Recommendations For IoT/Smarthome network optimization

Hello all,
I have been using Openwrt for a while, and i wanted to ask for some advice on optimization for Smart Home and IoT use.

I currently own 3 Archer A6 routers that are running OpenWRT 21.02.

One of the routers runs in router mode (Main router), and the other 2 run in access point mode. The Main router is connected directly to the ISP modem, and functions as router, firewall,dhcp, etc. The other 2 devices are wired to the main router, and are use them to extend my Wireless network.

All 3 routers run 4 Wireless SSIDs:
-1 2.4 GHz wireless for people to connect
-1 5 Ghz wireless for people to connect
-1 2.4 Ghz wireless to connect smart home devices
-1 5Ghz wireless to connect smart home devices

Each SSID traffic is associated with a specific VLAN, in order to keep Smart home traffic separated from user traffic. Additionally, i have looked at selecting the channels used by each SSID so they do not overlap. i do not have much interference from neighboring Wireless networks either.

The setup works fairly well, but i ran into some issues with a couple of remote controls that i built with old tablets, and control things like TVs, AC etc. The remotes send commands to a WiFi enabled IR Blaster that in turn send commands to devices that are not network capable.

For a while, i ran into this intermittent issue with the controls where pressing a button would not do anything, or the action would have a delay of several seconds. This translated into a really poor experience, since the user would not have a clear idea if the command really executed. Sometimes, the command would execute immediately, and sometimes it would take several seconds (even up to 10). Sometimes the user would press several buttons, and all the commands would execute at the same time, 10 seconds after.

This was driving me crazy. i troubleshooted the Smart home software, the tablet control and the IR blaster, and could not find any issues. Until i started capturing traffic and realized that the WiFi connected IR blaster was either not responding to the packets sent by the remote, or taking a long time to do so.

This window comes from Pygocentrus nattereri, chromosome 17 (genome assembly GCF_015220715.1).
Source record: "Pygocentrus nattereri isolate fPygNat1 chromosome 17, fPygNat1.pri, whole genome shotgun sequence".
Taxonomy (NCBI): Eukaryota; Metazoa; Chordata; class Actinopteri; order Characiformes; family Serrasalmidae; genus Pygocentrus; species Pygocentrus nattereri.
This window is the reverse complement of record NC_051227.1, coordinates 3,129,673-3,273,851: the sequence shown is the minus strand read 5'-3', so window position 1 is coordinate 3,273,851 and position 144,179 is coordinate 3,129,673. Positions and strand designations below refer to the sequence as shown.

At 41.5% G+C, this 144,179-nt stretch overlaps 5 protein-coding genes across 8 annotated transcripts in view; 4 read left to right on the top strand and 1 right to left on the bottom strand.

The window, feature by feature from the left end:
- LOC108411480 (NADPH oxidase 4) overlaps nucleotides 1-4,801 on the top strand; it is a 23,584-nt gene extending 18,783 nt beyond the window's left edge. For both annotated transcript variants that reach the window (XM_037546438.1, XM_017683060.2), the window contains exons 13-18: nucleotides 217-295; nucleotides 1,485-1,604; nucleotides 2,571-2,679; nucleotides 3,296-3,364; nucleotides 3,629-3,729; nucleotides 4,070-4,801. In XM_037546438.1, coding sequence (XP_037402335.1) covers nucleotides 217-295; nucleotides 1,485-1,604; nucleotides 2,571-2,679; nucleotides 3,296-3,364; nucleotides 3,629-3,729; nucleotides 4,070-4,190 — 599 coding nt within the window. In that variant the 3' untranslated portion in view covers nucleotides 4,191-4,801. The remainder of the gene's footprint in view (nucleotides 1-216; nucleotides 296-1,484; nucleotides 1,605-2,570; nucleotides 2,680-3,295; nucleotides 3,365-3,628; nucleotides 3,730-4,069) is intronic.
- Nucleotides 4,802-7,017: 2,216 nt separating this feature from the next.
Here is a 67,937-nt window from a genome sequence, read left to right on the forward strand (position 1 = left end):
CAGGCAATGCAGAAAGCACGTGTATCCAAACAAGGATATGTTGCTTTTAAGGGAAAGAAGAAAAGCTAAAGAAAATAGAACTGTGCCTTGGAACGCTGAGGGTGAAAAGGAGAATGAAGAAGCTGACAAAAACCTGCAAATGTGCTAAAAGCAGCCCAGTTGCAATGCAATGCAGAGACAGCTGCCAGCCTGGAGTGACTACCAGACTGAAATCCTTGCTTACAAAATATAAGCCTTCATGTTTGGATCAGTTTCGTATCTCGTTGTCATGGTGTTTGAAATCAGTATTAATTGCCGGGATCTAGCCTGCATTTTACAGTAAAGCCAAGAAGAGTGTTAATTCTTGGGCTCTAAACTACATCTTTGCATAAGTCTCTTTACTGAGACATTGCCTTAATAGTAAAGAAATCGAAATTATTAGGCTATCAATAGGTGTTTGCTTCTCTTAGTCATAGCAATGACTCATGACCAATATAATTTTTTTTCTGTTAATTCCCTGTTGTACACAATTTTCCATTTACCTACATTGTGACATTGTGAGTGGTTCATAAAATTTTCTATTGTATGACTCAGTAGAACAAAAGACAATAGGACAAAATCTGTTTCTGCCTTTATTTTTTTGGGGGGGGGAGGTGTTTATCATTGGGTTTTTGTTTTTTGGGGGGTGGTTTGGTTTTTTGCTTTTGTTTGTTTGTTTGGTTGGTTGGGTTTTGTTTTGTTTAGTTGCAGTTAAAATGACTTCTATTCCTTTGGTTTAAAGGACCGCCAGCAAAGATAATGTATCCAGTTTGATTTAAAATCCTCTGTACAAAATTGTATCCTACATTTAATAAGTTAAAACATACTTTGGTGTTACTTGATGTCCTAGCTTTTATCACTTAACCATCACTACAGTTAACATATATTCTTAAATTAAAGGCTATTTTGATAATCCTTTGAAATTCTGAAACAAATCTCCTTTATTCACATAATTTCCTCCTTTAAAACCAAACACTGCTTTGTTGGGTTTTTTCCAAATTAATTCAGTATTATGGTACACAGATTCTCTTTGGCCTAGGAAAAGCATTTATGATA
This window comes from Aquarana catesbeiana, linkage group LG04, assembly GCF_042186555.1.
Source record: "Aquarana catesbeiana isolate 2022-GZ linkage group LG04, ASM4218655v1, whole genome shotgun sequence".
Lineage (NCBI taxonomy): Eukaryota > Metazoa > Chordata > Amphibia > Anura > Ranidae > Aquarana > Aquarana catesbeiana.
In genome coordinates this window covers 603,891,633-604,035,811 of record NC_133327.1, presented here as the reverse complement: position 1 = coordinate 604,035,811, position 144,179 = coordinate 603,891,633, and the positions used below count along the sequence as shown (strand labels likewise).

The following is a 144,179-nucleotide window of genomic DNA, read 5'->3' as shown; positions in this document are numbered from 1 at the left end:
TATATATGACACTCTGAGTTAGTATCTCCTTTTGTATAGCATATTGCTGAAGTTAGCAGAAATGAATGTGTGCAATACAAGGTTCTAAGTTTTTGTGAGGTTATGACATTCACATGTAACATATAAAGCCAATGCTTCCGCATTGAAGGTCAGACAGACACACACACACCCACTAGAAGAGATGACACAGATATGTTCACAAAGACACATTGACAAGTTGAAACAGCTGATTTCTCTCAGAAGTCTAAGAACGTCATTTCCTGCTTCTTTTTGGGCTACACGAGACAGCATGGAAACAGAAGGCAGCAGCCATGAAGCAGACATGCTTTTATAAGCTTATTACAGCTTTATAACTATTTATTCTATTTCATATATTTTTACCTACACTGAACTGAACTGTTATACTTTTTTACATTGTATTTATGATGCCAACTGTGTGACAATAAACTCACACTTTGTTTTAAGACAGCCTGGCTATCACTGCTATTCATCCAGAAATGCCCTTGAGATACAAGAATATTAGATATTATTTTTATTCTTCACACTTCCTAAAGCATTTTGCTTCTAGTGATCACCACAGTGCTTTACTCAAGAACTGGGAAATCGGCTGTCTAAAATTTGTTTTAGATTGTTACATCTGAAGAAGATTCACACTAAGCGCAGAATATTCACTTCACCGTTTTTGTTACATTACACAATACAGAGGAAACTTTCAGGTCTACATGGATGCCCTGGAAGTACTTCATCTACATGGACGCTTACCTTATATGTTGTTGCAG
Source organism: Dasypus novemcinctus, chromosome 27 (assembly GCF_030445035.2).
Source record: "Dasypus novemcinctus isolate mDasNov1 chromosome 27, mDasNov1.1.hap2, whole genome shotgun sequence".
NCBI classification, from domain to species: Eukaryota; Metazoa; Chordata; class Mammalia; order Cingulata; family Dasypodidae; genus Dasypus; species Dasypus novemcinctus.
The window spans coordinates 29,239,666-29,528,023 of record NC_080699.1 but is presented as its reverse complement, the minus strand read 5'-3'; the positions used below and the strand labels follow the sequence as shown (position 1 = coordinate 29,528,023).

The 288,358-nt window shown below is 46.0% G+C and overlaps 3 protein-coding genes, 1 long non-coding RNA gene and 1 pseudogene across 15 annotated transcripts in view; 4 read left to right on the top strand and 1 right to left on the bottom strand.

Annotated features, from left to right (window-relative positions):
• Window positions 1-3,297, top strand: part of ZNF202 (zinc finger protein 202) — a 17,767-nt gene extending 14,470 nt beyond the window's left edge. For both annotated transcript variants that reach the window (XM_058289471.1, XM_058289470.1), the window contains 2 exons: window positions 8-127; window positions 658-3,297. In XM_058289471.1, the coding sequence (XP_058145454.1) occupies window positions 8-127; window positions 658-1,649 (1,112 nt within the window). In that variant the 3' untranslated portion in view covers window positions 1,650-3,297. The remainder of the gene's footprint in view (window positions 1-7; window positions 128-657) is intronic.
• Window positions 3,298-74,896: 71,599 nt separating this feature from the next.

My network is not saturated at all (i have a 100+ MB connection, and i am usually not utilizing more than 10MB acording to the OpenWRT interface graphs). So for a long time i thought the problem was the IR blaster.

Then one day, i went to troubleshoot the issue further, and the control was behaving normally. this was extremely frustrating. At one point, my girlfriend returns home, and as he gets to the house, the remote starts malfunctioning again. My girlfriend has a number of Apple devices, including her phone.
Her phone was connecting to the "people" 2.4Ghz network, so on a hunch, i shut down the phone and the issue disappeared. Since the vast majority of my smart home network is 2.4, i moved all her devices to the 5Ghz network, and deleted the 2.4Ghz profile from the devices. The experience with the smart home network, and specifically, the remotes has improved greatly.

Now, since the "Smart home" and "People" 2.4 Ghz networks share the same radio, it makes sense that the phone could interfere with the smart home network. While the 5Ghz solution works for now, it is possible that i could have people in the house with devices that are not 5Ghz capable. For this reason, i would like to know if anyone has any experience with this kind of problems, and how do they handle them. Specifically:

-Does anyone know what could be running on the Apple devices that is so network-intrusive? i have my Android phone connected to the 2.4Ghz network, and have devices like streaming audio speakers, etc, that are not as invasive. It is specially strange that i do not see bandwidth saturation.

-Is there a way to give "air priority" to a specific client or even a specific SSID?